There’s an old joke: Where does “finish” come before “start”? In the dictionary.
Alphabetizing a list jumbles items. So while alphabetical lists look simple, they’re often hard to use. If users don’t know the correct word for what they’re trying to find, they’re lost. Are you looking for a jacket or a sport coat? Do you want to speak to someone in Marketing or Sales and Marketing? Alphabetical lists work well for indexes of proper nouns—where there’s a “correct” word to describe something—like surnames or countries.
Arranging items by popularity is also problematic since we’re unlikely to know what other people like. If I’m looking for pasta in an online supermarket, then I expect to find capellini, linguini, and spaghetti near each other (because they’re all long and thin). And I’d expect to find an 18oz packet of spaghetti next to a 9oz packet—even if the 18oz packet is twice as popular. A list of popular pasta types would feel as random as an alphabetical list. Look at the shelves in a supermarket, and you won’t see a label saying “long, thin pasta,” but that’s how it’s organized. Uncovering those “hidden” categories of metadata is important in creating simple experiences.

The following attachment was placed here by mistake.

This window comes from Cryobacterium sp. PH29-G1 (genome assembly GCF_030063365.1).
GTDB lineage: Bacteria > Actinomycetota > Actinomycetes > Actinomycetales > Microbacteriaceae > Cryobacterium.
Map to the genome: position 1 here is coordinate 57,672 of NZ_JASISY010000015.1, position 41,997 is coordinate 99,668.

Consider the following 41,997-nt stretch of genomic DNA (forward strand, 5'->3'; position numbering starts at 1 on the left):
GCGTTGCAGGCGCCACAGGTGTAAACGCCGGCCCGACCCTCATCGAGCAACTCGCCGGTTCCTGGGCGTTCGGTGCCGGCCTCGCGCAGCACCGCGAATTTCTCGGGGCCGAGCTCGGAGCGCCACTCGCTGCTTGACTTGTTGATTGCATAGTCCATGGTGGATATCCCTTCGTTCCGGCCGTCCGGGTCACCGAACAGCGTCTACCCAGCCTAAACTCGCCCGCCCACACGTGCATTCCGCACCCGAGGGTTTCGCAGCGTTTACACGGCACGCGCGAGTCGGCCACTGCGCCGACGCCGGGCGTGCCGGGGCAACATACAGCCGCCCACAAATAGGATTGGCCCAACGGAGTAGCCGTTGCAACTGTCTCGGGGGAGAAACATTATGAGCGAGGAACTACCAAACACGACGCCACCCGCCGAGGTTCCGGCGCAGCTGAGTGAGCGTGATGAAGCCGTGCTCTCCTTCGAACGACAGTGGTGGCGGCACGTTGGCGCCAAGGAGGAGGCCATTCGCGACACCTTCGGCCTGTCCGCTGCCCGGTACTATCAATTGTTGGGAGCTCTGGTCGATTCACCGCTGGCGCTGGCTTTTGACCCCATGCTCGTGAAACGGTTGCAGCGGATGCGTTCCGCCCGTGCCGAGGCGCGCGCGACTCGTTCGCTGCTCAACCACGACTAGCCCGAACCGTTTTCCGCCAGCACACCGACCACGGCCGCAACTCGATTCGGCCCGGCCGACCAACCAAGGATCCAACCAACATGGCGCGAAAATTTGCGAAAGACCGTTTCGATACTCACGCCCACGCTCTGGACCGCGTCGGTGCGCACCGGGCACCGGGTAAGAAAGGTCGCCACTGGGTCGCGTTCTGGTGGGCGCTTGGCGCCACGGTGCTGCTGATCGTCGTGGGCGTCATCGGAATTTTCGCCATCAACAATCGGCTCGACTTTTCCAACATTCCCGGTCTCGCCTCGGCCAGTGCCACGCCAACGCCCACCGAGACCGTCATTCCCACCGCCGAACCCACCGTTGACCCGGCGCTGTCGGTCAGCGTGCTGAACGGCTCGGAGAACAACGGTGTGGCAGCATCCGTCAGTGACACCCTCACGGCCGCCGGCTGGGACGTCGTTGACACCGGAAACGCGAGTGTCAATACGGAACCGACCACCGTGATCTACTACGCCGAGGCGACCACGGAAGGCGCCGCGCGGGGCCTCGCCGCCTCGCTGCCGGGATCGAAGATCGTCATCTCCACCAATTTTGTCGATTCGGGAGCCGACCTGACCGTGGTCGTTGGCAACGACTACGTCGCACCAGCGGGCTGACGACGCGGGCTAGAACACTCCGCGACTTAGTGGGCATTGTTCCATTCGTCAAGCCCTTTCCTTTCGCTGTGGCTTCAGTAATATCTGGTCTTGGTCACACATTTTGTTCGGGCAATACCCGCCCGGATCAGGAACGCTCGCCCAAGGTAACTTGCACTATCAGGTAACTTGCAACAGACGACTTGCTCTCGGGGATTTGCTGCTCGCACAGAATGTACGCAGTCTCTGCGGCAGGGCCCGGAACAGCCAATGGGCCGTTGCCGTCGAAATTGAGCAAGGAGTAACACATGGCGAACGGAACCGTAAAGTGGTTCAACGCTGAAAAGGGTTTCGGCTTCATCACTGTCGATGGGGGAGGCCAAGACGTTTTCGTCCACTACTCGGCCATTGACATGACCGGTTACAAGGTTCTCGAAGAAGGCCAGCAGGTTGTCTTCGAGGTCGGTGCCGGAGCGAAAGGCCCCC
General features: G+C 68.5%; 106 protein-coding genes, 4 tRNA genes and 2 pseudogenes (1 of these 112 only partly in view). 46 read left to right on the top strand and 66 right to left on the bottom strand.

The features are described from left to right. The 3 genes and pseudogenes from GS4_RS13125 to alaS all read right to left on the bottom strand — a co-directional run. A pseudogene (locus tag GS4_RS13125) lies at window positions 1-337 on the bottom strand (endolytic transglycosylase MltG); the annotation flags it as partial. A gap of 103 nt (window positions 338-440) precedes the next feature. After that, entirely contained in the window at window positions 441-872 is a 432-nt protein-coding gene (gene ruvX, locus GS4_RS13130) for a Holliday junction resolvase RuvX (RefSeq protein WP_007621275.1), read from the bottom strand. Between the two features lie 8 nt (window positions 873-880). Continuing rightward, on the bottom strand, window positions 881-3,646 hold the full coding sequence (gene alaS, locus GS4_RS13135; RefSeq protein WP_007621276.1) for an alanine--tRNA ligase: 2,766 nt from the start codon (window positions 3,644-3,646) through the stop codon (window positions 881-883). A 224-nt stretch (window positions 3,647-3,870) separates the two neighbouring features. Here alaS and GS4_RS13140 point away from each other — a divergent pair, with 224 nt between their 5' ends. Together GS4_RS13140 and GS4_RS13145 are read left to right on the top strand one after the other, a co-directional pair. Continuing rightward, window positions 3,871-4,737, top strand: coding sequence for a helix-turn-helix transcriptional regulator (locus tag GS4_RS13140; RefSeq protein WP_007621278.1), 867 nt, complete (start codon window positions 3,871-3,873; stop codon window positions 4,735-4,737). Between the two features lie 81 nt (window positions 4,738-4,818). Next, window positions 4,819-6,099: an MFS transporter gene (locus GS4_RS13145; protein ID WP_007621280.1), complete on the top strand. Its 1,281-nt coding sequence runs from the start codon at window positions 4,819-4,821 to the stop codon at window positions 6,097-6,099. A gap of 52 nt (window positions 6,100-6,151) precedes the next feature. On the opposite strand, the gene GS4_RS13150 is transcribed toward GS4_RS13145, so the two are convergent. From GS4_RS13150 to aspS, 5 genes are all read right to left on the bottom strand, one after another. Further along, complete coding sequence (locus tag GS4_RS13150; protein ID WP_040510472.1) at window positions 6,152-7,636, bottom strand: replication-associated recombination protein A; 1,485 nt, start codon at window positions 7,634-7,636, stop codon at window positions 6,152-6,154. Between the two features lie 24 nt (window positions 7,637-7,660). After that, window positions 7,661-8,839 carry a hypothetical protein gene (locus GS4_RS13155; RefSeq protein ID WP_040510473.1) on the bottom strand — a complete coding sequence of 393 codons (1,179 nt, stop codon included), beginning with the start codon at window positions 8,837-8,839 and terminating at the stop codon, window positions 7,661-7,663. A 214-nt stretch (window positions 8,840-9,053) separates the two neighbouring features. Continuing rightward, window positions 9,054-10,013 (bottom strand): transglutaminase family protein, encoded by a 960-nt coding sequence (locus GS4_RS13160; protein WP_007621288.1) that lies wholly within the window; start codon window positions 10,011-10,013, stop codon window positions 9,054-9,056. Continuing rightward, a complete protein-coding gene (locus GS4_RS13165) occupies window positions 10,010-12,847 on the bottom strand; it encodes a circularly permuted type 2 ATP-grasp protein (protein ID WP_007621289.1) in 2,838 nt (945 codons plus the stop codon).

Arranging content by format (words, pictures, videos) is another way of categorizing that looks simple but turns out to be unhelpful in the real world. If you’re reading about Hawaii, you want to see photos and videos then and there. Going back to the start to find videos is just too much work.
There are a few situations I’ve come across where organizing by format makes sense. Examples are conference programs in which some formats, like tutorials, require a different registration process. In other words, some formats were used differently by the participants. But these are exceptions—it’s usually simplest to organize conference information by time.
What matters is arranging items according to relevant indexes. Alphabets make sense for staff names, popularity makes sense for top-100 movies, format makes sense for conferences. Choose indexes relevant to the task.